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Committee

Volume 217: debated on Tuesday 29 July 1873

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Order for Committee read.

Motion made, and Question proposed, "That Mr. Speaker do now leave the Chair."—( Mr. Baxter.)

moved that the House resolve itself into Committee on that day month. This was a new system of legislation which had sprung up of recent years, to re-enact important laws in a Continuance Act at the end of the Session. Only one of the Acts which this Bill proposed to re-enact expired before the next Session. The Bill proposed to re-enact the Unlawful Societies (Ireland) Act, a coercive measure of great stringency, and the Elections Petitions Act for two years.

Amendment proposed, to leave out from the word "That" to the and of the Question, in order to add the words "this House will, upon this day month, resolve itself into the said Committee,"—( Mr. Butt,)—instead thereof.

pointed out that nearly all the Acts which it was proposed to renew had been passed by Parliament upon the understanding that they should be continued from Session to Session until Parliament dealt otherwise with them. If the hon. and learned Gentleman opposed certain Acts being re-enacted, it was quite open to him to move a Resolution in any Session, which would prevent their being retained in the schedule of the next Continuance Act; or he could bring in a Bill to repeal the particular Acts. He hoped the Amendment would not be pressed.

said, that many of the Acts proposed to be continued were of a highly penal character, and should be discussed separately and. at a proper time.

thought the continuance of these Acts was very objectionable, and the Bill should not pass without due consideration. He did not think at that late hour the question should be proceeded with.

Amendment, by leave, withdrawn.

Question, "That the words proposed to be left out stand part of the Question," put, and agreed to.

Main Question, "That Mr. Speaker do now leave the Chair," put, and agreed to.

Bill considered in Committee.

(In the Committee.)

Schedule.

protested against proceeding with the Bill at such a late hour in the morning. It would seriously affect the liberties of the people of Ireland, and ought to receive due deliberation. He moved the omission of No. 2, "Societies Unlawful, Ireland Act."

Amendment proposed, in page 2, line 15, to leave out the words "2 and 3 Vict. c. 74, Societies, Unlawful (Ireland)."—( Mr. Butt.)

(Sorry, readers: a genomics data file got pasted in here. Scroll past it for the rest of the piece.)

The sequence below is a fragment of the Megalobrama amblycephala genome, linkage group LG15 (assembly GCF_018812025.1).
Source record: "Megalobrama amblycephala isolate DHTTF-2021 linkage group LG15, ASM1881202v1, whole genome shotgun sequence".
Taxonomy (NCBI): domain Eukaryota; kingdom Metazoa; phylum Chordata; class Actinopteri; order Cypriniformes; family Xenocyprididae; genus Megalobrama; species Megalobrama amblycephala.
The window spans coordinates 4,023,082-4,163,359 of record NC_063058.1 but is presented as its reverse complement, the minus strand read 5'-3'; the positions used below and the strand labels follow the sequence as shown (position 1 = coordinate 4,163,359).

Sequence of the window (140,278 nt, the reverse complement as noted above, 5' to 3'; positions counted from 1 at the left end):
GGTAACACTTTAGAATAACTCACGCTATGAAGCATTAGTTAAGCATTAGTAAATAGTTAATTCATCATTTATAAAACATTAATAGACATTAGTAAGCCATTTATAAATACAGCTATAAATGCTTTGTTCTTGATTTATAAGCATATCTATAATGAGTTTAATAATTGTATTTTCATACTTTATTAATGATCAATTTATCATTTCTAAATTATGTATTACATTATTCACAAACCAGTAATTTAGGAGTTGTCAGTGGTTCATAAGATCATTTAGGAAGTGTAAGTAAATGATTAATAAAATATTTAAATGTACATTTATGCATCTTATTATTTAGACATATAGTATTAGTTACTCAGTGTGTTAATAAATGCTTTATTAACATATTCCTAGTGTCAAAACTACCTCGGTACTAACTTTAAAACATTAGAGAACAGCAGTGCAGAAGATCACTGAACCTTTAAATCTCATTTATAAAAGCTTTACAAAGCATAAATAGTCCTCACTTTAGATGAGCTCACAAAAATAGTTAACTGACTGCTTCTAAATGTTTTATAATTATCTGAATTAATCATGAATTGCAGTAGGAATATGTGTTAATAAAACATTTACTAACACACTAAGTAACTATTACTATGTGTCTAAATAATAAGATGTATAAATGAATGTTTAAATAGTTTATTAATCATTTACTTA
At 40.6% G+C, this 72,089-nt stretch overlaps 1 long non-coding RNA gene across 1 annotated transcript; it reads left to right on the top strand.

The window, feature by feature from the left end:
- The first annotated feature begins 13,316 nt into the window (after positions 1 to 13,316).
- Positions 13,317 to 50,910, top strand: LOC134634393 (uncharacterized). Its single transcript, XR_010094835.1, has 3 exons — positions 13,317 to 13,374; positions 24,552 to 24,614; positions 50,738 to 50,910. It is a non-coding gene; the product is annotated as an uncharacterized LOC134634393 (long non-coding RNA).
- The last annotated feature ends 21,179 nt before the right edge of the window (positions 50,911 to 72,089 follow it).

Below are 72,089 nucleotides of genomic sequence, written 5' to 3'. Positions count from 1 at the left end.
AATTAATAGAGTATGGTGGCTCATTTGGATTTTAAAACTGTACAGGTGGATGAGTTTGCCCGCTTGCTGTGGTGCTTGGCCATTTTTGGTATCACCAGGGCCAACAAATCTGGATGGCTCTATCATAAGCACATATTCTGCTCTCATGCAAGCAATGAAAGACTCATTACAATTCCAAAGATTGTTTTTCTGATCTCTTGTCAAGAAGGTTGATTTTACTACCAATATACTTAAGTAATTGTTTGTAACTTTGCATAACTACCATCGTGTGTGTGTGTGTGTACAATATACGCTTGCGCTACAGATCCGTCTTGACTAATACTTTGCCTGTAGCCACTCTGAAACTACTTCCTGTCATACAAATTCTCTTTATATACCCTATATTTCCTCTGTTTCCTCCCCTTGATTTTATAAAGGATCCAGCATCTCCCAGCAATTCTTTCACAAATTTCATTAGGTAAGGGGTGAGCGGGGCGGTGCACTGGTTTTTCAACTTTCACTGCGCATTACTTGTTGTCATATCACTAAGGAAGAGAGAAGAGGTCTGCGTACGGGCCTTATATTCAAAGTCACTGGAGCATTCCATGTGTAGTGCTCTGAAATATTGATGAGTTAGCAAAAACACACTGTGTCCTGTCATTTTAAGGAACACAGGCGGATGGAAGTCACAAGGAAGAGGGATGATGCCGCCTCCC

Question proposed, "That the words proposed to be left out stand part of the Schedule."

said, it would be inconsistent on the part of the House to pass a Bill in June giving the Lord Lieutenant of Ireland most extensive powers for the purpose of arresting persons supposed to belong to one of these secret societies, and then at the end of the Session to repeal the Act which made these societies unlawful.

Question put.

The Committee divided:—Ayes 72; Noes 7: Majority 65.

took exception to including the Preservation of the Peace (Ireland) Act, as it was continued by a measure passed this Session.

said, the continued inclusion of the Act would secure its continuance when the measure of this Session expired, if it were allowed to do so.

moved to omit section 14 from the Master and Servant Act, the clause being that which affords a criminal remedy to a master for the breach of a civil contract by a workman. The working classes in every direction had expressed themselves strongly anxious for the abolition of this section. The Bill had been brought in by the noble Lord the Member for Haddingtonshire (Lord Elcho), with the best intention to benefit working men, and while some of it was unobjectionable this clause was felt to be an extreme injustice. While it gave a right of appeal to Quarter Sessions the workman might be imprisoned in the meantime, the magistrate not being bound to take bail, as he was under the old Acts against workmen. A Congress at Leeds, representing 700,000 of their body, had relied upon the interference of Parliament to rectify this wrong, and he should take the sense of the House upon it.

Amendment proposed, in page 5, line 20, after the word "Act," to insert the words "except Section 14."—( Mr. Hinde Palmer.)

Question proposed, "That those words be there inserted."

opposed the Amendment. At the time of the passing of the Act it was felt that there were aggravated cases which could not be adequately dealt with as civil offences. In the case of the gas stokers, for instance, who were sentenced to short terms of imprisonment, the public generally approved the decision. The law was a just and necessary law, and he would Maintain it.

said, he should be disposed to give magistrates a discretion in admitting defendants to bail, and that, he thought, would get rid of the harshness of the clause.

Question put.

The Committee divided:—Ayes 25; Noes 45: Majority 20.

moved, in page 5, line 43 (No. 33), to leave out "34 and 35 Vic., cap. 87, Sunday Observance Prosecutions." The hon. Member said, that all the old tyranny of Sabbath prosecutions was revived under the recent Act with more than its former anomalies and absurdities. Under the present law the worst features of permissive legislation were exhibited through the police discretion allowed, and a cruel tyranny was enacted. He believed that the Act of Charles II. was wrong; but, at any rate, let them have it in a form in which it would press equally on all classes of society, and not oppress the very poor alone.

opposed the Amendment, and deprecated the contempt displayed by the hon. Member for the feelings of 99 in every 100 of the population, who simply wished to stop unnecessary and obtrusive trading on Sunday.

Amendment negatived.

Bill reported; as amended, to be considered To-morrow.